Dec 29 AT 12:12 PM Alex Wagner 6 Comments

Samsung Galaxy Note 4 LTE-A announced with faster 4G, Snapdragon 810


Less than four months after the Galaxy Note 4 made its original debut, Samsung has announced a beefed up version of its flagship phablet.

The Samsung Galaxy Note 4 LTE-A offers LTE Advanced Tri-Band Carrier Aggregation and Category 6 LTE connectivity that provides speeds of up to 300Mbps. It does so by combining three frequency bands into one connection. And just in case that isn’t fast enough for you, Samsung says that the Note 4 LTE-A is future-proofed with support for LTE-A Category 9 service, which supports speeds up to 450Mbps.

In addition to its faster network speeds, the Note 4 LTE-A includes a Snapdragon 810 processor, reports Anandtech. The original Note 4 includes a Snapdragon 805.

As for availability, Samsung’s previous LTE-A smartphones haven’t seen releases outside of Korea, and so we wouldn’t be surprised if that’s the case with the Note 4 LTE-A too. That may be kind of a bummer, but hey, at least that it means that you needn’t worry about your current Note 4 being out of date so soon.

Source: Samsung Tomorrow

Editorial Director of News and Content for PhoneDog Media. Arsenal, beer, video games. Can be followed on Twitter at @alw.

    Most Tweeted This Week

  • steve

    Glad I didn’t run out and grab a phone with an 805 in it. The 810 just blows it away, with up to 40% more power. That and more battery life and 64 bit.

  • pekosROB

    You have got to be kidding me. I don’t know if I should applaud or abhor what Samsung is doing.

  • Elliut

    I agree pekosROB. Pure crap what they r doing. If the Note 4 had a 1080p screen rather then a QHD it would on par in performance as the Note 4 with the 810 in it. Screen affects performance greatly. Is this what a supposed phone is gonna be like in the future?

  • Elliut

    A supposed phone upgrade is gonna be like?

  • a TMobile customer

    FWIW, this is a dupe of a story at least a week or two old that stated the GN4+810 would only be available in S. Korea. I thought this story would announce worldwide availability, but it states nothing new. Shame. Now on to my rant.

    While I somewhat agree QHD seems overkill on a smartphone, phablet, or probably even full-size tablet or netbook, you guys forget about being able to connect to an external TV or monitor where you’ll DEFINITELY want the extra pixels! The issue here isn’t the size of the screen, but rather how much processing the GPU can do. As always, there is a big trade-off between performance and power consumption, and if your CPU drivers suck (which they apparently do in most ARM implementations), you GPU is going to be spinning it’s wheels waiting for the CPU to feed it with instructions.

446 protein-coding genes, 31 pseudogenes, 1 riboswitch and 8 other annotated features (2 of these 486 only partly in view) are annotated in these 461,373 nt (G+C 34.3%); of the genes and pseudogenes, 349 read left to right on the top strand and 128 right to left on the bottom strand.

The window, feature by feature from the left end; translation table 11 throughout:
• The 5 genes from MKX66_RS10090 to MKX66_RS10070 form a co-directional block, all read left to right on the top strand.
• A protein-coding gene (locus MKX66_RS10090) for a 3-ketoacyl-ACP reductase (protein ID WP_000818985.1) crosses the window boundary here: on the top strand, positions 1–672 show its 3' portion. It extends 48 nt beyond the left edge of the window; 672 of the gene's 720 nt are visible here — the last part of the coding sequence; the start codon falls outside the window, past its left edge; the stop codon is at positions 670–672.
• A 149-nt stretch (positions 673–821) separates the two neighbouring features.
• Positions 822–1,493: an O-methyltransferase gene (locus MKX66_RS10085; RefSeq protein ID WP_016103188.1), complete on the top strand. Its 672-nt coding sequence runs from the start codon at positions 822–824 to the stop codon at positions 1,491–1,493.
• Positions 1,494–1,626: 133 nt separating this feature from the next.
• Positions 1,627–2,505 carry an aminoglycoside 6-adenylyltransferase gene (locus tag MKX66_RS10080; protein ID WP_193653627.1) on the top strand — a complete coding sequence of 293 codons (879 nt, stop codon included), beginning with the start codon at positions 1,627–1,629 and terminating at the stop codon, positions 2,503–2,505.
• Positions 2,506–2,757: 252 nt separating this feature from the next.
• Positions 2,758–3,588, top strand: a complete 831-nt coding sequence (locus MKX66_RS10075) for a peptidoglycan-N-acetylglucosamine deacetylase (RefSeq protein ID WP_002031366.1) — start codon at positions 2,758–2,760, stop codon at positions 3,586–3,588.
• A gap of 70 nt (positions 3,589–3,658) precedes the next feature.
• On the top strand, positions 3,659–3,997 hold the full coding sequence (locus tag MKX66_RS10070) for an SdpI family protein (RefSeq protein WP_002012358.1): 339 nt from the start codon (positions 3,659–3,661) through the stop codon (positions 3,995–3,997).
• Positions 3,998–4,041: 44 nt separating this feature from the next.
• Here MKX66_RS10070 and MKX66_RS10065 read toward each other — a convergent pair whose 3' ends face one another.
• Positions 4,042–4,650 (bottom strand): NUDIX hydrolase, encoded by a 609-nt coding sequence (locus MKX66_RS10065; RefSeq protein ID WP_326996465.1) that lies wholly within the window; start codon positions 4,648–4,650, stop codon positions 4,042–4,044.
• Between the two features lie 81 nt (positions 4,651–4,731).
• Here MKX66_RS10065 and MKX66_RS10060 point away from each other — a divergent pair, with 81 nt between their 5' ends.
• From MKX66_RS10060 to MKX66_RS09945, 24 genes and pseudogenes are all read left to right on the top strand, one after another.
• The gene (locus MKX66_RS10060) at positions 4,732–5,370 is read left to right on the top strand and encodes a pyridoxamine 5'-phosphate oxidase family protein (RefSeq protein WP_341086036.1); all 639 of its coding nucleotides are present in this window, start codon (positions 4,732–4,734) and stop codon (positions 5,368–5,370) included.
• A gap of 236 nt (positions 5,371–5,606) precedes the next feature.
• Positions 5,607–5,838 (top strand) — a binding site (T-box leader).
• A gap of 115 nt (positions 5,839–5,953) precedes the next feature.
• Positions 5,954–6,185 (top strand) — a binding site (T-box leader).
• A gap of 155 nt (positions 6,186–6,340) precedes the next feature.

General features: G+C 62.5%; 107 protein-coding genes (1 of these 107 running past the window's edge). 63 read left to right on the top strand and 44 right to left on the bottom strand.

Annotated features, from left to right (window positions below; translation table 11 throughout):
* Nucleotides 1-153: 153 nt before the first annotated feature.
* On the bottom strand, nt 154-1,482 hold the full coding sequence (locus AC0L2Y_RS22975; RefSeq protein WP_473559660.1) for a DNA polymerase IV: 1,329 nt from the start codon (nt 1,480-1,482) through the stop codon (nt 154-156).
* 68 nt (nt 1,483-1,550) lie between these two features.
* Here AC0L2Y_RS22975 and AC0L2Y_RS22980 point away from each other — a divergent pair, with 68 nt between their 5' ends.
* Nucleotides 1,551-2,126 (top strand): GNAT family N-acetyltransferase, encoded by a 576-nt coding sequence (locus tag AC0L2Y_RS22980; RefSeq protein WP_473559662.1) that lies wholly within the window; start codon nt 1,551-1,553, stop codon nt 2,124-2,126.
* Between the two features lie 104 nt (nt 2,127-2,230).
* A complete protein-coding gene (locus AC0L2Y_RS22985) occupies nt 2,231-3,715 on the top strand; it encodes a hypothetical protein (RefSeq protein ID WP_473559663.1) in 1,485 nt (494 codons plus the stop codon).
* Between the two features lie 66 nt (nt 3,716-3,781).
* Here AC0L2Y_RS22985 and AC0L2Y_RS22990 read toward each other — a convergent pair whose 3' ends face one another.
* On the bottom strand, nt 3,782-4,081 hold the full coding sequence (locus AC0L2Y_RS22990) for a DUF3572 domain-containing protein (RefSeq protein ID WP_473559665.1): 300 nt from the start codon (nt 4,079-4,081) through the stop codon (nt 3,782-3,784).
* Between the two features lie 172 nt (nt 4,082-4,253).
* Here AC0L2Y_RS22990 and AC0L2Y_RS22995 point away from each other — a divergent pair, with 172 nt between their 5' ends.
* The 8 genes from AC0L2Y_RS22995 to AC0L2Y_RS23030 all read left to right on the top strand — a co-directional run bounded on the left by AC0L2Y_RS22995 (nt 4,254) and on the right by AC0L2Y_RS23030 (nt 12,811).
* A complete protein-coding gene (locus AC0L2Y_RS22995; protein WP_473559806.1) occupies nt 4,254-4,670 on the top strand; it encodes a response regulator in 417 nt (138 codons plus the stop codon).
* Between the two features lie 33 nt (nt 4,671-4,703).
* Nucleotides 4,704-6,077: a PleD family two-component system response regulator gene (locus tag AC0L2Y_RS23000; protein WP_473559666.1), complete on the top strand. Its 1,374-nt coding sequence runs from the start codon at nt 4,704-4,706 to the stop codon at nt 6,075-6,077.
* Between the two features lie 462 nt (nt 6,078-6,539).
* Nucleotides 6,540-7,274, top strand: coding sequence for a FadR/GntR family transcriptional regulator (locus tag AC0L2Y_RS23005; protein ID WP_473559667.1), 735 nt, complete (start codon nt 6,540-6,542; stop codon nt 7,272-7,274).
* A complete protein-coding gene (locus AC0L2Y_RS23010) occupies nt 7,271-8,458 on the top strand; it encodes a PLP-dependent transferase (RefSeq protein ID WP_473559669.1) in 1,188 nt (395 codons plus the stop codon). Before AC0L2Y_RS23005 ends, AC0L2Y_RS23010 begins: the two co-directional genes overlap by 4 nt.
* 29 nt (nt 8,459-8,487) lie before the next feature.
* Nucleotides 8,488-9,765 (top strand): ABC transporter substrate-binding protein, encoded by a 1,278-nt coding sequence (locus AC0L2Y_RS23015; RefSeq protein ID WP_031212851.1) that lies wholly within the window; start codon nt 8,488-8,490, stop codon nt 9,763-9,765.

Bottom line, if you want the best GPU under ARM, you’re probably stuck going with NVIDIA’s Tegra which includes Kepler GPU cores just like their PCIe cards; OTOH, if you want the best RADIO, you have go Qualcomm (they invented and have the patents on most technology used modern cellular networks these days), but it’s not likely Adreno will keep up for a while yet (most driver complaints I’ve read are over Adrenos). ARM’s Mali and Imagination Tech’s PowerVR are, AFAIK, behind both of these, though i don’t know how far.

    As for me personally, after struggling in the first half of December between the Nexus-6 and GN4 (I own a GN2 right now), once I saw the announcement of Cat-9 LTE carrier aggregation, I had to go back to Plan-A and wait for the 810. Whether that means the GN4+810 or (more likely) something from LG remains to be seen. Or maybe I’ll wait for the next generation of Nexus-6, which should have it built in–very important for Google as Lollipop was designed for 64 bit systems and (as I understand it) only uses 32 bit as fall-back.

    • pekosROB

      “you guys forget about being able to connect to an external TV or monitor where you’ll DEFINITELY want the extra pixels!”

      A device’s ability to display on an external monitor has nothing to do with said device’s own screen resolution. The nVidia SHIELD portable has a 720p screen but can pump out 4K video to a monitor capable of doing so. Also, the vast majority of HDTVs are 1080p, the same resolution as 2013-2014 cell phone screens.

      In summation, flagship cell phones from the past 18 months (or maybe even 24) are all capable of pumping out HD video, regardless of their own screen resolutions.